PHYS-P 470/570 Introduction to Accelerator Physics
Credit hours: 3
This course is an introduction to the underlying principles and uses of the nearly 14,000 particle accelerators that are used worldwide in medicine, industry, and scientific research. The course is suitable for senior undergraduate and entry-level graduate students in physics and engineering or students from other fields with a particular interest in accelerator-based science.
This course is offered through the U.S. Particle Accelerator School (USPAS). Students register for this course through the Physics office; see your advisor for assistance. Grades are transferred from USPAS to IU. Courses/Programs are offered twice per year: January and June.
- P221, P222, P301
- P332, P460, P453, P454
May also be taken concurrently
This course focuses on the physical principles of particle accelerators and beams. Lectures will review and synthesize concepts from special relativity and electromagnetics in the context of particle accelerators with an emphasis on basic relationships, definitions, and applications of radio frequency accelerators found in the fields of sub-atomic physics, synchrotron light sources, radiation therapy, and industrial processing.
Upon completing this course, students should:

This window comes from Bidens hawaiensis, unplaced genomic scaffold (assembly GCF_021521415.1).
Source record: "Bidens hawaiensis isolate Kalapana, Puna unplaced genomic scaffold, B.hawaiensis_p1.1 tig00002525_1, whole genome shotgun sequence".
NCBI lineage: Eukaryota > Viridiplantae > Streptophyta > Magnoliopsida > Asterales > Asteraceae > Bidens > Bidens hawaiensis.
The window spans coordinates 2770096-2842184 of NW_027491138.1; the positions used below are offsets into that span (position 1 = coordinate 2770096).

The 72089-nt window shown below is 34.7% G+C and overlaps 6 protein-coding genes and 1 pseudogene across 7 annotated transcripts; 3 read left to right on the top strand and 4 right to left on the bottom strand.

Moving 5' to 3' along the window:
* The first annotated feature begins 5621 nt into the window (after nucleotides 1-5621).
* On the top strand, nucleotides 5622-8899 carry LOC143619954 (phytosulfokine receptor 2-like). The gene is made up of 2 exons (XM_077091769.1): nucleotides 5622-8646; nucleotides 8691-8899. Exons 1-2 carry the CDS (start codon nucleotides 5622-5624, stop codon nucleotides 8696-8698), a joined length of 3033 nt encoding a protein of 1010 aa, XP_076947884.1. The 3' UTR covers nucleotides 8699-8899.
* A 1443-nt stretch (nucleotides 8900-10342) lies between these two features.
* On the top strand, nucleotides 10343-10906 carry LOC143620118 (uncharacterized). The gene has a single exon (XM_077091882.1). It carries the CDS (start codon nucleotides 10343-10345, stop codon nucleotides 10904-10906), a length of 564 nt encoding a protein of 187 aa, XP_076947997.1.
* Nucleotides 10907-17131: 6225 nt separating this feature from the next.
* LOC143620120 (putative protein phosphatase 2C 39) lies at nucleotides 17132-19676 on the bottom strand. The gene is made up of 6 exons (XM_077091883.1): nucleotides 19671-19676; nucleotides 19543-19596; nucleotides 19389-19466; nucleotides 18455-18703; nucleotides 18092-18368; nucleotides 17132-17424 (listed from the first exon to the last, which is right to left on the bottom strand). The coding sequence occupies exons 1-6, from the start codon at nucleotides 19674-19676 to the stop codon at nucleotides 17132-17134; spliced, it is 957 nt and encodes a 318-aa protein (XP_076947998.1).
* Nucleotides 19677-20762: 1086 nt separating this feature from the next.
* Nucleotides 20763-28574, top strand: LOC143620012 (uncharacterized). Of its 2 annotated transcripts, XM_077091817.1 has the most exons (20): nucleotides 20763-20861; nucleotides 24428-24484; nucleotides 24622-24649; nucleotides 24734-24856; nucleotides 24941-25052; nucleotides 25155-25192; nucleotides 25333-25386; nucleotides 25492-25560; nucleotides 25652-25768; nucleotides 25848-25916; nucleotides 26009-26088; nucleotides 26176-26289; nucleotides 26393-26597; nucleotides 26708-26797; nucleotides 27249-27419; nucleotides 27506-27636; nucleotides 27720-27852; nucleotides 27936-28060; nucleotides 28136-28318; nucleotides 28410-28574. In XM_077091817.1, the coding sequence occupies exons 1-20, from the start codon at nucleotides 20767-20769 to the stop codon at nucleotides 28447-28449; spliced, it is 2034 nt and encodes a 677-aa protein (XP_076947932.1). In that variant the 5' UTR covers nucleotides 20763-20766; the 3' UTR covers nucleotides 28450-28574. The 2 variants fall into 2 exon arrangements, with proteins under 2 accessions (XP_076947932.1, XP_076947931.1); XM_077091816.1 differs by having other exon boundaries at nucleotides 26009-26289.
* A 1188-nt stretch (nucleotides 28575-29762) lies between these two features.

- understand the basic workings of accelerators,
- understand how to measure the characteristics of the beams they produce, and
- be able to analyze experimental observations in terms of fundamental beam dynamics.
- A review of special relativity and electromagnetic theory
- The utility of accelerators in science, medicine and industry
- The historical development of accelerators
- Applications and principles of acceleration
- Linear accelerators
- Storage rings
- Bending and focusing magnets
- Electrostatic deflectors
- Beam diagnostics
- Radio frequency accelerating structures
- Magnet design will be introduced
- Particle beam optics
- Longitudinal and transverse beam dynamics
- Synchrotron and betatron particle motion
- Special topics (synchrotron radiation sources, free electron lasers, high energy colliders, and accelerators for radiation therapy)
"An Introduction to the Physics of High Energy Accelerators", by D.A. Edwards and M.J. Syphers, Wiley Interscience, 1992. (provided by the USPAS)
Optional reading materials will be supplied in electronic form.